This is the story of a love affair between a man and a football club. After having a tough time of it at West Ham, Frank Lampard signed for Chelsea in 2001 and set about turning around his career. To say he achieved at this would be the world’s greatest understatement. While the purchase of the club by Roman Abramovich allowed Chelsea to buy almost any player they wanted, it was the man already there, Super Frankie Lampard, who starred as the midfielder with licence to break forward in a side that won three Premier League titles, four FA Cups and one Champions League across a thirteen year stint.
After Lampard left the club in 2014, on the face of it, things continued to be successful. The club have won the title twice in the last five years, as many times as Manchester City. But it’s the down years that have left a bad taste in the mouth. 2015-16 saw the atrocious Jose Mourinho implosion followed by a general sleepwalk to tenth place. 2017-18 saw Chelsea finish 23 points worse off than Antonio Conte’s first year and drop out of the top four. Last season was a quantitative improvement on this, finishing third and lifting the Europa League trophy. And yet the feeling around the club was very negative. Maurizio Sarri only seemed able to get the players to a passing impression of the football his Napoli side produced. The atmosphere in the dressing room seemed poor, with Sarri calling his players “extremely difficult to motivate”. So Sarri decided to head on home to Italy and worse still, Eden Hazard, the man so often single-handedly driving the Chelsea attack, left for Real Madrid. The sum total of all this was that the fans seemed to have lost an emotional bond with the club. With a transfer ban kicking in, after Chelsea seemed to make an active decision not to appeal their punishment, Chelsea can’t really fix any holes in their squad, so all that’s left to do is make everyone “feel” Stamford Bridge again.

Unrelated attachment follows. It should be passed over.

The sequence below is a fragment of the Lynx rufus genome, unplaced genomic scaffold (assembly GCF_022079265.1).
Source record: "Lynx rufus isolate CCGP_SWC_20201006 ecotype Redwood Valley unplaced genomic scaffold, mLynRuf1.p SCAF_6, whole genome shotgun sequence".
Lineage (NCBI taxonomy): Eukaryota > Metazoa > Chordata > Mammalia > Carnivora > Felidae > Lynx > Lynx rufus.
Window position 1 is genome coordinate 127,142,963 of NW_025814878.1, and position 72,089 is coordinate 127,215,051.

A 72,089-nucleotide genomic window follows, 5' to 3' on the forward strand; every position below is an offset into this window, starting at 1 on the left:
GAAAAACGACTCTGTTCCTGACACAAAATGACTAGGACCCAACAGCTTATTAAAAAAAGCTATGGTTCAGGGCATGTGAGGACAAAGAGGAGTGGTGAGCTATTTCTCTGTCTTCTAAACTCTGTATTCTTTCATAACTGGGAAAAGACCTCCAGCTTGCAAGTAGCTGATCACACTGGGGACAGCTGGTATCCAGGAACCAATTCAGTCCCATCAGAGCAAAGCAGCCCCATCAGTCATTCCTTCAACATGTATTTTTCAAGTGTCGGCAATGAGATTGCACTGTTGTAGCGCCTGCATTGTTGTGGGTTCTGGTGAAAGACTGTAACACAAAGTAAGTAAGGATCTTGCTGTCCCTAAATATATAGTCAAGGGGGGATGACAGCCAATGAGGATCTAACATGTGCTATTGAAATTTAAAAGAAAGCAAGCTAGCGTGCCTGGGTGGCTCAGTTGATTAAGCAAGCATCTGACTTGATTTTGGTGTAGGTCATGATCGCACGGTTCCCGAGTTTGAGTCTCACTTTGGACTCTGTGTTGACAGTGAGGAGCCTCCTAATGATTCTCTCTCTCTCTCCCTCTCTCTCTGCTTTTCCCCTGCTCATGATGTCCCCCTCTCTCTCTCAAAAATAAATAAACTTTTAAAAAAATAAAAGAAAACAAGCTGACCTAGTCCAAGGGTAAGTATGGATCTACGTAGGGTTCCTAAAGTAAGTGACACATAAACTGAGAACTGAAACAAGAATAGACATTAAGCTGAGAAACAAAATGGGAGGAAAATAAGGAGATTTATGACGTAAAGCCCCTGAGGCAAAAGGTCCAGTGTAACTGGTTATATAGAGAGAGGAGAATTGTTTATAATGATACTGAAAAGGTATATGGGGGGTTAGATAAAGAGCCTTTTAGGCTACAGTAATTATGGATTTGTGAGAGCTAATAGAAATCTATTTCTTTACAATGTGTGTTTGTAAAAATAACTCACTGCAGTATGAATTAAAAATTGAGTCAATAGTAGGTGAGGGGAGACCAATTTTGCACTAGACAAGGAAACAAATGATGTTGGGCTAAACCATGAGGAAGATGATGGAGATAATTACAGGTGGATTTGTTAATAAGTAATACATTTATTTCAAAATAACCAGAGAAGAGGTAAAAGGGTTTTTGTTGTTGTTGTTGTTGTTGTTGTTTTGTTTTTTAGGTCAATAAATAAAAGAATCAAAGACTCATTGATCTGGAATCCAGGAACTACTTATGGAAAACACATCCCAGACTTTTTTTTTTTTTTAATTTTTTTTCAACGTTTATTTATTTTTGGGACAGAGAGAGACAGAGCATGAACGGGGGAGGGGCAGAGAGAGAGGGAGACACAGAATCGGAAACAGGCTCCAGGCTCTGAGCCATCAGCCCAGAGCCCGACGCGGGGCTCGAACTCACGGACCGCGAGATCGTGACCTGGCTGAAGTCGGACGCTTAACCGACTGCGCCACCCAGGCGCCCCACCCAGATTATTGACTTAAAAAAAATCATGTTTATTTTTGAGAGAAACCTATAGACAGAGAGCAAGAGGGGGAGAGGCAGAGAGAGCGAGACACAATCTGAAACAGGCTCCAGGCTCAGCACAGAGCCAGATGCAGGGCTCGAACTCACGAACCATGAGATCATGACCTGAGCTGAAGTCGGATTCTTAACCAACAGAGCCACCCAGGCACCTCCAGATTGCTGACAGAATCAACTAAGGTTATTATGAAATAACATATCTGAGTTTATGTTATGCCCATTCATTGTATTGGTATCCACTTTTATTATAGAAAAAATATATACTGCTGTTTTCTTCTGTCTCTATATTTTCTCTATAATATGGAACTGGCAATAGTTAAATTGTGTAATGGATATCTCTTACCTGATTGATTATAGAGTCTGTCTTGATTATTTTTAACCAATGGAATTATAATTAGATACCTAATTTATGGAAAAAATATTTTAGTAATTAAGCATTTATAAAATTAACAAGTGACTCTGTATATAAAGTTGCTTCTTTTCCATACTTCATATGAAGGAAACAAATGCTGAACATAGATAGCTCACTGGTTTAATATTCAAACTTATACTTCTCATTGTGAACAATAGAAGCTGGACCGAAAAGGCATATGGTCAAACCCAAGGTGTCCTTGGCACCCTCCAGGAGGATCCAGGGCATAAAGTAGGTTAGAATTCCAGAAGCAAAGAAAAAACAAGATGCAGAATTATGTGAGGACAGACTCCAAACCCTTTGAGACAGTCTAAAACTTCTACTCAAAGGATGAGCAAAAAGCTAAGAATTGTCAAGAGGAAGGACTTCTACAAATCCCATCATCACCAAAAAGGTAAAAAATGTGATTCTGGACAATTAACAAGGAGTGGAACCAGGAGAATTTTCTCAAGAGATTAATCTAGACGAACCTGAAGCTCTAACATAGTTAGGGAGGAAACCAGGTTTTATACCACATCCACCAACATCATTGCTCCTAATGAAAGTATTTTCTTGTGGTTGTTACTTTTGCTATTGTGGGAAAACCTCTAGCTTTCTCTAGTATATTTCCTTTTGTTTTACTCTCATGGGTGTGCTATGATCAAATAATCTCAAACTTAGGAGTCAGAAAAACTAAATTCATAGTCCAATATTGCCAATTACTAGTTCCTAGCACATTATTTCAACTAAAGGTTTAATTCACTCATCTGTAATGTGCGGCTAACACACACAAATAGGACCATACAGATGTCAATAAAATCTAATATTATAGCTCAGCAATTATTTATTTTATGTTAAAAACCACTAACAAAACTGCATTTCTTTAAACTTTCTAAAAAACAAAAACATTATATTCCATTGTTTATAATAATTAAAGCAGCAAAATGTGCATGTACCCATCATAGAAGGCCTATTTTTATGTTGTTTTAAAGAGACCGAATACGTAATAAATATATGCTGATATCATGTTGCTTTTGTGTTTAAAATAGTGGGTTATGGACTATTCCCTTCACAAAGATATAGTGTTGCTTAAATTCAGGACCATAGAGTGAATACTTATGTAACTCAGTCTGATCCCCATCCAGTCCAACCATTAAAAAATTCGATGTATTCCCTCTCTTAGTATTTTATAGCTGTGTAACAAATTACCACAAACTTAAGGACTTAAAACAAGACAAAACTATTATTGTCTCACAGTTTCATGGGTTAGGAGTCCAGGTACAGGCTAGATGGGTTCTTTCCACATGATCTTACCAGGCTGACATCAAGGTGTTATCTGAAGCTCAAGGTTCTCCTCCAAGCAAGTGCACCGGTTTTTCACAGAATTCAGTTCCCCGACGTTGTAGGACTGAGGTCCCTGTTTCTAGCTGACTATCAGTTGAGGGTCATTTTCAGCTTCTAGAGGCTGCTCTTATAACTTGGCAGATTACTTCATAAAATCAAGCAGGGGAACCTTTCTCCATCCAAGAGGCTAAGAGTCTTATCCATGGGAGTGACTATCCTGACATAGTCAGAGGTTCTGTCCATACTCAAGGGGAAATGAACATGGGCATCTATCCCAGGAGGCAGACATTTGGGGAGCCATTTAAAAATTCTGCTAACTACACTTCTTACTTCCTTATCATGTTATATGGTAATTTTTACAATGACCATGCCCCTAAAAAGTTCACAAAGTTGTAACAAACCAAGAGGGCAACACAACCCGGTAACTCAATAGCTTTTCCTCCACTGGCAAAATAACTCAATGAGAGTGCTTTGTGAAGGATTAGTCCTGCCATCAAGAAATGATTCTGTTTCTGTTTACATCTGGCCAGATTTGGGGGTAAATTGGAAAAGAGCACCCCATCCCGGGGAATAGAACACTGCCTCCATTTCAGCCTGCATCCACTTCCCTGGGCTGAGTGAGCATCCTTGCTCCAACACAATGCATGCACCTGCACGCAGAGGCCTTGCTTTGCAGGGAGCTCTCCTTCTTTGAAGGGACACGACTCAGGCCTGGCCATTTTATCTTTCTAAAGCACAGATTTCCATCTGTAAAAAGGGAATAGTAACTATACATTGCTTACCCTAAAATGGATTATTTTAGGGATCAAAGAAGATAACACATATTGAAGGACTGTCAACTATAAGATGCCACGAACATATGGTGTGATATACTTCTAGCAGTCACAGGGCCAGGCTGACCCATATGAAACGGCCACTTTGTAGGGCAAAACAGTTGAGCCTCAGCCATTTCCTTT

Welcome home, Lamps.
In terms of what Lampard is inheriting, things look pretty good in the numbers. By expected goals, Chelsea had the third best attack and third best defence in the league last season. What’s more, this wasn’t drastically different to their performances the year before, under a different manager and different style of football. Chelsea have been simply a good football team for some time.
The obvious problem, though, is that these seasons were with Hazard. The Belgian managed 27 non-penalty goals and assists in last season’s Premier League, with the next best Chelsea player (Pedro) putting up just 10, but that only scratches the surface in terms of what he brings to the team. He had the most deep progressions (passes, dribbles and carries into the opposition final third per 90 minutes) of any wide player in the league. He had the second most open play passes into the box per 90 of anyone after Kevin De Bruyne. He had the third most dribbles per 90 of any player in the league. There is no one in the Premier League who moves the ball like Hazard did, and then he added goals and assists on top. And now he’s gone.
Chelsea’s one new signing made before the ban came in is thankfully a positional replacement for Hazard. Christian Pulisic, favourite son of all football websites looking to get some American traffic, is looking to push on in London after stalling a touch in his last couple of years at Borussia Dortmund. In the numbers, Pulisic actually looks a reasonable fit for Hazard’s skillset, offering a high volume of dribbles with a decent goal threat. His numbers from last season do need the asterisk that he was frequently coming off the bench, so there are some sub effects attached, and perhaps it is somewhat of an indictment of him that he didn’t play more frequently, but this is nonetheless exciting for any 20 year old.
In terms of how Lampard will look to play, we have all of one season at Derby County to go by. Derby reached the playoff final, yes, but this is a rather generous conclusion to their overall performances last year. At both ends of the pitch, Derby were as close in the numbers to a league average side as you could find.
Lampard’s Derby were a fairly aggressive pressing side, and this shows up in the numbers, with the Rams allowing the second fewest opponent passes before making an attempt to win the ball back (after Marcelo Bielsa’s Leeds pressing machine). This was a set up that contained some of the principles from the Chelsea teams managed by Mourinho that Lampard starred in, but with much more of a front foot, high pressing approach. The Chelsea side he inherits have already spent a season adjusting to a higher pressing style, but this time it will be without the patient possession play that they never seemed to truly adapt to.